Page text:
I have been pulling all along for this boat and this business, even while throwing up inside my mouth a bit every time Tarjan writes his over-the-top PR fluff (Artic gales?), but I am now thinking he is not a good designer or builder and he screwed the pooch on this boat.

I may be projecting badly and wrongly on the boat just because of Tarjan's latest round of oral diarrhea, so I reserve the right to return to routing for this boat and business.

But right now, I don't see myself doing so.

Mark
Mark, I’m not so sure Mr Tarjan is the person (or only person) behind this PR nonsenses we can presently read

From the builder website:
“ALPHA YACHTS of Long Island, NY are the premier builders of the ALPHA 42 dynamic cruising catamaran. Alpha Yachts are born from a long tradition of building high quality sailing vessels. Founded as Atlantic Yachts more than 30 years ago in Europe the builder was one of the biggest manufacturer of yachts and eclipsed well known giants such as Benetau and Janneau. Alpha Yachts has unsurpassed experience in high tech composite manufacturing for large government organisations such as NASA, the US military and large luxury resorts. The builder has successfully crafted more than 850 mono and multihulls ranging from 31-95'. They can be found in any part of the globe. TAZA MAS one of the many hundred cruising yacht built by the builder.”

Did You hear anything about Atlantic Yachts? Which eclipsed Benetau and Janneau?
Please, note, not Beneteau but Benetau and not Jeanneau, but Janneau!
I just do not believe in two typos in so well known names. But it makes more difficult for Beneteau Group to complain about…

If You browse a little You can find a site of very fine Dutch yacht builder:

http://www.atlanticyachts.nl/home/?lan=english

I can assure You they have nothing to do with Alpha Yachts.

Still from the builder website:

“Alpha Team
Marc Anassis - Alpha Yachts
Founder of Atlantic Yachts, a passionate yacht builder and naval architect, who has constructed more than 850 mono and multihulls ranging from 31-95' in his own Atlantic Yacht shipyard. With more than 35 years of master yacht building experience and working for many years as the head of lofting for C&C yachts, Marc's drive to build the best boats has taken him around the world.”

It happen I know some things about Atlantic Yachts.
It was low-mid scale Greek yacht builder. You can call it big one, by only by local standards, with the production capacity in teens or low tens, never a hundreds. It operated for not very long time, but I can not recall the exact dates now. Anyway – impossible for them to built 850 yachts during they whole existence. As far as I know they never built a single multihull. They produced several designs. The following were best known:
Atlantic 44
http://www.hellenic-charters.gr/sailing-yachts/greek-sailing-yachts/atlantic44-bareboat-yacht.html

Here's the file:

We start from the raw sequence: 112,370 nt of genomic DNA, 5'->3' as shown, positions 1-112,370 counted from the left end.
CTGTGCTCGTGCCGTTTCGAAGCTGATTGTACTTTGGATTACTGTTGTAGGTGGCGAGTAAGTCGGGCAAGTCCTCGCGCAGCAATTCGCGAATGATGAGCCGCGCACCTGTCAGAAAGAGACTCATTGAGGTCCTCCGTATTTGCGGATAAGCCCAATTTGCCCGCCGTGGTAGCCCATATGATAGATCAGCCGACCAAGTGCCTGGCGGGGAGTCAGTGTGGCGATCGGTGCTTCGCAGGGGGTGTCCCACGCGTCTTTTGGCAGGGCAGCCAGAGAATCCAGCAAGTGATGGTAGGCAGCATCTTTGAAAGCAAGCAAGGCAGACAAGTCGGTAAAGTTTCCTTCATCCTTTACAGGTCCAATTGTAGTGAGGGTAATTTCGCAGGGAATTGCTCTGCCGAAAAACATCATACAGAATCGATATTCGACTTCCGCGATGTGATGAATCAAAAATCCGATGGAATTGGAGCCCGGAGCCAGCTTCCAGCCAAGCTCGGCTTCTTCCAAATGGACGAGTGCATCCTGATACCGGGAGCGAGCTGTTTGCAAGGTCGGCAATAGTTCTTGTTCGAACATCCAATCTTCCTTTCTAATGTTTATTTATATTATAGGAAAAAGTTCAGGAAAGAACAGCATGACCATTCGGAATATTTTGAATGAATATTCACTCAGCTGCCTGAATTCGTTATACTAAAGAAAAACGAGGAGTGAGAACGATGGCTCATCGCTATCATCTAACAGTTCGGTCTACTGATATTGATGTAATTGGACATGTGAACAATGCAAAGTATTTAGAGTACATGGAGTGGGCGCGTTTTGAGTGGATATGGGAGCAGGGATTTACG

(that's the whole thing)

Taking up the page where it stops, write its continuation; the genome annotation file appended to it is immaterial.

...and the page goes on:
Atlantic 49
http://www.hellenic-charters.gr/sailing-yachts/greek-sailing-yachts/atlantic49-bareboat-sailing.html
Atlantic 61
http://www.fyly.gr/mil/crewe_sailing/aegeo/aegeo.html

The last one, quite clumsy, was for sure designed by Mr Anassis. About others – I do not know.
The company was owned by several shareholders and I have no knowledge regarding Mr Anassis involvement. Anyway the yard went into administration/liquidation after several years of trading. Tale is the problems were caused by over-aggressive developement based on EU funding and keeping prices too low to gain share in market, but I can not confirm it. Anyway – the boats were sound (some are still used in charter operations) and well built, but nothing very special about them.
After liquidation the assets (moulds included) were used to start two other businesses, namely Ocean Yachts and Alfa Yachts. Their first boats were the modified clones of Atlantic 49. Mr Anassis had nothing to do with Ocean Yachts. I’m not sure if he was involved in Alfa Yachts, but I’m in doubt regarding this. Anyway – Alfa Yachts were small scale operation (several yachts per year), so still the production of Atlantic Yachts together with Alfa Yachts is a far cry from 850 yachts.

I do know nothing about Mr Anassis involvement in C&C Yachts, but surely You can not add C&C production to the claimed number of “850 mono and multihulls ranging from 31-95' constructed in his own shipyard”.

The sole and only involvement of Mr Anassis in multihull building I'm aware of is this one:

http://sailingparadise.com/new-construction/

Of course I can not exclude the possibility of such an involvement on Mr Anassis side during his professional career in America, just did not found any trace of this.
On the Alpha Yachts site the yacht TAZA MAS is mentioned. It was designed by Mr Anassis, but as far as I know was built not by Atlantic Yachts, but by Argo shipyard.

Mr Tarjan was apparently impressed by Mr Anassis background (or was keen to impress the others):

http://windcheckmagazine.com/index.php?option=com_content&view=article&id=1655: gregor-tarjan&catid=94n-watch&Itemid=427

Generally – Alpha Yachts pretend to be a kind of established yachtyard, descendant of really big European yachtbuilder, Atlantic Yard, with the great expertize, resulting from the hundreds of builts.

For me it is not true. My feeling is, that quite real possibility exist of the prospective owners of Alpha 42 boats being purposefully driven into the mistaken views regarding the builder.

Of course, it is only my feeling, and I can be completely wrong about this…

Best regards
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Old 17-01-2014, 05:08   #219
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re: Alpha 42 "Be Good Too" rescue 300 miles off Cape Henry Merged

Either way; 38 mm is 38 mm. At a given diameter a bar will be just a little stronger than a thick walled pipe. Putting the available material at work in a hollow bar (hence pipe) of larger diameter will add to strength substantially.